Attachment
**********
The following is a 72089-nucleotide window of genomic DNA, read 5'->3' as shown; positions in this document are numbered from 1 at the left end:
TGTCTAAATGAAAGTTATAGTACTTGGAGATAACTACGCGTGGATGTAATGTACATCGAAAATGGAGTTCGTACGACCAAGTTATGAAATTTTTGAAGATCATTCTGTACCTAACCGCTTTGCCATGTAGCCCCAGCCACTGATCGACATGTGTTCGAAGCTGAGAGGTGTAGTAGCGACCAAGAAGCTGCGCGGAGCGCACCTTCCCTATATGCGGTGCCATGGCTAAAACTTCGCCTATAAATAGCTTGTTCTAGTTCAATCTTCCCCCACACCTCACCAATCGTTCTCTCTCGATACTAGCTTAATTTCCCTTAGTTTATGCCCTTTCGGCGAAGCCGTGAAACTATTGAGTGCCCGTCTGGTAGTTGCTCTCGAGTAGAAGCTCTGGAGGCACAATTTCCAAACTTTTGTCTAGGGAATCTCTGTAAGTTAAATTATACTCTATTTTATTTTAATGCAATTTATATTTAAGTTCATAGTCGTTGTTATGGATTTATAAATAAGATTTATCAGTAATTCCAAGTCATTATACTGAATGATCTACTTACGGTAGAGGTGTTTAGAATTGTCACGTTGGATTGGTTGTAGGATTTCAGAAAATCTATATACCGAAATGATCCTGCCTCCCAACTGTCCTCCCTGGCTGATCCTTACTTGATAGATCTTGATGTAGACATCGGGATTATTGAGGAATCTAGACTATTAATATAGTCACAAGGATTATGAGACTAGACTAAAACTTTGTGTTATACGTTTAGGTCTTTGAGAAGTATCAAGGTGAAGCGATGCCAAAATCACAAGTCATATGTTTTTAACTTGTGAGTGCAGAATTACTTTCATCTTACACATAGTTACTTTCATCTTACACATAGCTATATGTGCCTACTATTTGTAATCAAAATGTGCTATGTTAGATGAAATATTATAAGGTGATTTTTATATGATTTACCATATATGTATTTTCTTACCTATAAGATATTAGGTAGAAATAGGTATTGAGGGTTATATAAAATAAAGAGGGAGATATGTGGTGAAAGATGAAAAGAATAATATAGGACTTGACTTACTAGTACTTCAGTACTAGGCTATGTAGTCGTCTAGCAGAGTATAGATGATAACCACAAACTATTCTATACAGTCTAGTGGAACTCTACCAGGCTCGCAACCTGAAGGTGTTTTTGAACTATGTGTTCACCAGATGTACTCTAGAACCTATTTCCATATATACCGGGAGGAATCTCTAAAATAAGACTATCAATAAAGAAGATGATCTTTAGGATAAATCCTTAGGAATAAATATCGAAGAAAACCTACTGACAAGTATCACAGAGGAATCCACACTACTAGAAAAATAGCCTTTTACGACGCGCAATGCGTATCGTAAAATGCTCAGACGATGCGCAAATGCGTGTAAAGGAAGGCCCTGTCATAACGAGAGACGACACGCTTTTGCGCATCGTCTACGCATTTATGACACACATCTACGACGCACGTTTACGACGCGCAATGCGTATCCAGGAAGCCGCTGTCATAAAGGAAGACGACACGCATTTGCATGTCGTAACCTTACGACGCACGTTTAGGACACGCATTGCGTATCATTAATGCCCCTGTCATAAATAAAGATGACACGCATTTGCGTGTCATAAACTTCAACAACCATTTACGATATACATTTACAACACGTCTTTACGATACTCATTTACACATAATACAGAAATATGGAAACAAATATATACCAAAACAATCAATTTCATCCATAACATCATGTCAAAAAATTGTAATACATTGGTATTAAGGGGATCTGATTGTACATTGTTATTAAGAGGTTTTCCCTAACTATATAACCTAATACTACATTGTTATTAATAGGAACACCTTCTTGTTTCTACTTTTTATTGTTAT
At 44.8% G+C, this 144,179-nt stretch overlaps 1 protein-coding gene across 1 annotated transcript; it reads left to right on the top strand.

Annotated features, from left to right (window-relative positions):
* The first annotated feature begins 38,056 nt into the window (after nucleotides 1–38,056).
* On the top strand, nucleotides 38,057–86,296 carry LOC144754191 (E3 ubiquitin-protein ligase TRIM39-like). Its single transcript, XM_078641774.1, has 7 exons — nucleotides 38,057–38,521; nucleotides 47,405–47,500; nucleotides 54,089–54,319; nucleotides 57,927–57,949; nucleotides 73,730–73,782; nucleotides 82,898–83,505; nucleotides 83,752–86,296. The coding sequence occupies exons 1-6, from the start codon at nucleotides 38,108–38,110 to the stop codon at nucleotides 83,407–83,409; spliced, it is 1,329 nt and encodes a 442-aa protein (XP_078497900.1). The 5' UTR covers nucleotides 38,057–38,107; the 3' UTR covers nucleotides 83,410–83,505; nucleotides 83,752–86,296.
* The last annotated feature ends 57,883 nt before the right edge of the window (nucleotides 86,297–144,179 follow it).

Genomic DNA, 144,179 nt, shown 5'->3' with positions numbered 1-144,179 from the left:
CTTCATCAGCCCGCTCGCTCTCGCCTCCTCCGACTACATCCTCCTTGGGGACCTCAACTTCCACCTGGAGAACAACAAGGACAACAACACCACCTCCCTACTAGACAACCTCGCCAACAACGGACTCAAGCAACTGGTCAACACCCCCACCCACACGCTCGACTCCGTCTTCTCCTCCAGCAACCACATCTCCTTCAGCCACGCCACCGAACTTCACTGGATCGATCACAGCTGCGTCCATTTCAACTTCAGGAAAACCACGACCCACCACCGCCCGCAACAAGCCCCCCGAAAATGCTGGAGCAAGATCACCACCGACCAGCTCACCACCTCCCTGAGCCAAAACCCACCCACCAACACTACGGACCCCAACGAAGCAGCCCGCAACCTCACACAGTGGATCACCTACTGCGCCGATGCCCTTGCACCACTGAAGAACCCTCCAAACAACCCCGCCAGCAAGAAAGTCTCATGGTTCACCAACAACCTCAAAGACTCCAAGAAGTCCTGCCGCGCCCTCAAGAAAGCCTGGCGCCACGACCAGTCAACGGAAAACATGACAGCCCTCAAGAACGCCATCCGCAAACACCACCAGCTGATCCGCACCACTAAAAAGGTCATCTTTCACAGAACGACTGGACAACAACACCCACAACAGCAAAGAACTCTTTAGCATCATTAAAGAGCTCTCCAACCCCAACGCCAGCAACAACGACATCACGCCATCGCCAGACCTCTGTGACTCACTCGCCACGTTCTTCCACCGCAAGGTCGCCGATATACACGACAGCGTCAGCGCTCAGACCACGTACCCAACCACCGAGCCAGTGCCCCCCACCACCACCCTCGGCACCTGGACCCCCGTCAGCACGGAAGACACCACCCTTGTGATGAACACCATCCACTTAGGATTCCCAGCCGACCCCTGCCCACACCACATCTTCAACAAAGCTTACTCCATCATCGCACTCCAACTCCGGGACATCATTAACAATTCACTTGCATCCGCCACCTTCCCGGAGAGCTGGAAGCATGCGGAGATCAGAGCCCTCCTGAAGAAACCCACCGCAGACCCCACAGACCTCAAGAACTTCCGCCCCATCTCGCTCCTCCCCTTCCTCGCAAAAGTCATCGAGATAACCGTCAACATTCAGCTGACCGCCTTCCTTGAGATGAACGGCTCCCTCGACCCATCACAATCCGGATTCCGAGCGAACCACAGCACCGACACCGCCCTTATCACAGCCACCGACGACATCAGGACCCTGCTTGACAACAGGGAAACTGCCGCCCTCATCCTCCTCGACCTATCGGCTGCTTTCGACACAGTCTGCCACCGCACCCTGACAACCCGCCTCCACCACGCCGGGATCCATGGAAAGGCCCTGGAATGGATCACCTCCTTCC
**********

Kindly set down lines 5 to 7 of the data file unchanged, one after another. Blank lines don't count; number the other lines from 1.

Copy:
* The first annotated feature begins 38,056 nt into the window (after nucleotides 1–38,056).
* On the top strand, nucleotides 38,057–86,296 carry LOC144754191 (E3 ubiquitin-protein ligase TRIM39-like). Its single transcript, XM_078641774.1, has 7 exons — nucleotides 38,057–38,521; nucleotides 47,405–47,500; nucleotides 54,089–54,319; nucleotides 57,927–57,949; nucleotides 73,730–73,782; nucleotides 82,898–83,505; nucleotides 83,752–86,296. The coding sequence occupies exons 1-6, from the start codon at nucleotides 38,108–38,110 to the stop codon at nucleotides 83,407–83,409; spliced, it is 1,329 nt and encodes a 442-aa protein (XP_078497900.1). The 5' UTR covers nucleotides 38,057–38,107; the 3' UTR covers nucleotides 83,410–83,505; nucleotides 83,752–86,296.
* The last annotated feature ends 57,883 nt before the right edge of the window (nucleotides 86,297–144,179 follow it).